This happened some time ago. But the general public only found out years later that Emmanuelle Arsan had died. At first it said that it happened in 2007, but later it appeared to be in 2005.
More than any fictional character Emmanuelle was the symbol of the sexually liberated woman, celebrating her new freedom because of the pill, the main cause of the sexual revolution.
The funny thing about this Thai born woman, is that nobody today can confirm that it is she who wrote the Emmanuelle novels, some say it was her husband.
What is certain though, is that my hero Eric Losfeld published the first novel of the series clandestinely in 1959 as Emmanuelle (1959).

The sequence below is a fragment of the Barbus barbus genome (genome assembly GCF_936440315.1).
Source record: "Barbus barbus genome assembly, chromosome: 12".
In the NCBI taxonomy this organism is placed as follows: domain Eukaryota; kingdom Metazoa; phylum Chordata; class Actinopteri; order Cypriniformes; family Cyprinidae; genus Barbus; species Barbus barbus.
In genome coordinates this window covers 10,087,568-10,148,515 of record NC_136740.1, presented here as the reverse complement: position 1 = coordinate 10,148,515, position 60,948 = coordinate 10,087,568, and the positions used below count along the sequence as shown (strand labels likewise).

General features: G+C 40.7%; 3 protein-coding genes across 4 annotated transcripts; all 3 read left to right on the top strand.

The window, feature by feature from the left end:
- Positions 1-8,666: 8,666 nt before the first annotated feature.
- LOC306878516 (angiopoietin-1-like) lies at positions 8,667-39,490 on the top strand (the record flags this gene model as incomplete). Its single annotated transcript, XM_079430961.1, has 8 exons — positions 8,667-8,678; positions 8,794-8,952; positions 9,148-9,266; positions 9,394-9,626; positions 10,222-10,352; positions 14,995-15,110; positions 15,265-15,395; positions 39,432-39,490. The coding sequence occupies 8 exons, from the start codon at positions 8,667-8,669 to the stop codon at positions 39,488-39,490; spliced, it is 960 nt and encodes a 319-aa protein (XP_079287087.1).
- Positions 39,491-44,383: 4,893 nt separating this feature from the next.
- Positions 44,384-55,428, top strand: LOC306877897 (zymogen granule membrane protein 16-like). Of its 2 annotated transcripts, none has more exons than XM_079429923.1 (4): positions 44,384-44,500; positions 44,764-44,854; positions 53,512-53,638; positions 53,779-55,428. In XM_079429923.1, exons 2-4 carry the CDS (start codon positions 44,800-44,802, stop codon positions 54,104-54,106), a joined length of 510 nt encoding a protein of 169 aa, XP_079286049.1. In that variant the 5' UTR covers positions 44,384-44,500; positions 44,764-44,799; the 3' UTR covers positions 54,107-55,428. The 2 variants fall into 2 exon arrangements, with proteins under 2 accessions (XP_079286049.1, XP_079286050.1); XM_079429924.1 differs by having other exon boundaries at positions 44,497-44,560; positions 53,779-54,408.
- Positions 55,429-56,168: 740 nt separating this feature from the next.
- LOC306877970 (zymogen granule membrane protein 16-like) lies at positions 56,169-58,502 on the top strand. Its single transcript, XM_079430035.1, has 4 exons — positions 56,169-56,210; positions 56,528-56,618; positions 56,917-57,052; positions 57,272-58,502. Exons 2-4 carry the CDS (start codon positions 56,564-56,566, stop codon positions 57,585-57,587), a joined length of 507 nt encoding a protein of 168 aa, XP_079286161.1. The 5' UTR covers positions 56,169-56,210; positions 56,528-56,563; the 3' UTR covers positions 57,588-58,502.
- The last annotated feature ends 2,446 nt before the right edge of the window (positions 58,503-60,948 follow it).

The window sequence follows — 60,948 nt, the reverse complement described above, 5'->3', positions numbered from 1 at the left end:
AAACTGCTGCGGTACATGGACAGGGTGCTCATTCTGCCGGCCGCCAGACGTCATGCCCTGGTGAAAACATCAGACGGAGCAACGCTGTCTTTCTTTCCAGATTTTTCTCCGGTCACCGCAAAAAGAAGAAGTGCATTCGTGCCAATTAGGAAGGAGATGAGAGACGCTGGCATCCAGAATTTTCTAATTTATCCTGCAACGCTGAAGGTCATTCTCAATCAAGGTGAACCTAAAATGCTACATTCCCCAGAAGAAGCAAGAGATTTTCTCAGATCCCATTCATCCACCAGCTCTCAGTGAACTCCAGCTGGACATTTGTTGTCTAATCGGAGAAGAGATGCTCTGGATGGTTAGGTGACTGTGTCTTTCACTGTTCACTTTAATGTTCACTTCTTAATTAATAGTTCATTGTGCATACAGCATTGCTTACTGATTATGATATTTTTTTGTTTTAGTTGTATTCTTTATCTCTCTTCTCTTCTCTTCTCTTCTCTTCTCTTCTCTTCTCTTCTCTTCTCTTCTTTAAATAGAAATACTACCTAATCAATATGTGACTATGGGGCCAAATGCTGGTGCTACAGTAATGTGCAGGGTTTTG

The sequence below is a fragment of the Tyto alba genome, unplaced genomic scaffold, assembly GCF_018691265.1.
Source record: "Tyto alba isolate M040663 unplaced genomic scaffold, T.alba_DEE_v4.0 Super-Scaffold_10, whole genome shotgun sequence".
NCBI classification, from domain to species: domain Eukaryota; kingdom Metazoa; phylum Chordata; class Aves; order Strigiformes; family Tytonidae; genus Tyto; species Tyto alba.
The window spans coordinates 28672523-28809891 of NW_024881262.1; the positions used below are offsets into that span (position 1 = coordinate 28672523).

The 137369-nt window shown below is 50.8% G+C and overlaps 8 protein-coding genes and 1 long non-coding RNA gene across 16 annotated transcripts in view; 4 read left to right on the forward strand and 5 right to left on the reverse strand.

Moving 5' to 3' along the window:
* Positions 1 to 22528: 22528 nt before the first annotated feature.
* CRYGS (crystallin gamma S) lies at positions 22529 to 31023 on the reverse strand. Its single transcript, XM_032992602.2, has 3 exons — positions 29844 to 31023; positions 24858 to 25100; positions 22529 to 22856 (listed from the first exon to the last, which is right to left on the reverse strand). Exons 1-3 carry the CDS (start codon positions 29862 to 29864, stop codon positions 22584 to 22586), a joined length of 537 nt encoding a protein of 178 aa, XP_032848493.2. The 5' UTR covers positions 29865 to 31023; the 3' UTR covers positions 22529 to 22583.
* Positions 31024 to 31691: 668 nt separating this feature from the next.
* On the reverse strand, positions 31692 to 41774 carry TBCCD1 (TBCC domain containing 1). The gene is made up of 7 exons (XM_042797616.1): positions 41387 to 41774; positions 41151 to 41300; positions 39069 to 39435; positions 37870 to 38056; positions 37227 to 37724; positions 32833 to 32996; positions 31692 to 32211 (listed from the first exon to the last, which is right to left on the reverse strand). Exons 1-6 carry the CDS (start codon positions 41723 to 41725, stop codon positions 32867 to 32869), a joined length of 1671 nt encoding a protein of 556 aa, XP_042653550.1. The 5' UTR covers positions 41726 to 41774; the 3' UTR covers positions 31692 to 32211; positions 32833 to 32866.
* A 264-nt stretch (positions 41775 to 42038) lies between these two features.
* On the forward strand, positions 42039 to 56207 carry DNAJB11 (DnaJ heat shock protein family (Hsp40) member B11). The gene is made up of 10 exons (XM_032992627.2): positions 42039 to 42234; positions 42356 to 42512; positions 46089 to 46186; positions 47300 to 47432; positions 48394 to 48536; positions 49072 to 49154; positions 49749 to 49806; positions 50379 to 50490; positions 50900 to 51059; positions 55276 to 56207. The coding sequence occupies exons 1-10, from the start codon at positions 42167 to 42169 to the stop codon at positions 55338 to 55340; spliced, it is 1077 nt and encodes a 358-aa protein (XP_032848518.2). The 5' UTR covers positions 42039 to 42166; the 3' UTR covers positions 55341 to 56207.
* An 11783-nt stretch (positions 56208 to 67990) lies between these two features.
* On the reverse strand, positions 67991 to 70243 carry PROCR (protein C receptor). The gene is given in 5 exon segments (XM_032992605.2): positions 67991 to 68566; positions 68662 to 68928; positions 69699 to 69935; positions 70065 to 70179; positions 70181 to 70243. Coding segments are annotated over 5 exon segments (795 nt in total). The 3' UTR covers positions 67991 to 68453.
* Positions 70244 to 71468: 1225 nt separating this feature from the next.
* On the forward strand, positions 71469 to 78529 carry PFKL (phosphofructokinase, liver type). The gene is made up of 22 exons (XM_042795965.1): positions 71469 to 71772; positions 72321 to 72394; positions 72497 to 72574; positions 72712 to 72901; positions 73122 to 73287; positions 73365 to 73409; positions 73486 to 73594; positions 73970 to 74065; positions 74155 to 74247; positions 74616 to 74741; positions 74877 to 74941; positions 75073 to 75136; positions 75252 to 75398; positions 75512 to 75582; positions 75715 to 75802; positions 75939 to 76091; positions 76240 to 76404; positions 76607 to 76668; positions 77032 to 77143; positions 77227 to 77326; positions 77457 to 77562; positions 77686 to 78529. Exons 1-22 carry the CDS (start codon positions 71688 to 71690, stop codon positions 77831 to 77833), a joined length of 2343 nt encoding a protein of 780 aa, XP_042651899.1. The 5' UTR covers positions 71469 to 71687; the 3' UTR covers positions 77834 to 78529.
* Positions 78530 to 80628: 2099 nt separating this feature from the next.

About the re-writing that has happened since 1959, the book Censure, autocensure et art d’écrire: de l’antiquité à nos jours (2004) by Jacques Domenech notes that the first version was ‘harder‘, more hardcore.
For the occasion of this post, I watched the Italian film Io, Emmanuelle (1969), which seems a better film than the 1974 Sylvia Kristel vehicle.
But this 1969 version has nothing to do with Emmanuelle.
The name Emmanuelle has gone on to become a by-word for erotic films and conjures up an image of the rotan peacock chair which was used as a publicity shot in the 1974 film starring Sylvia Kristel.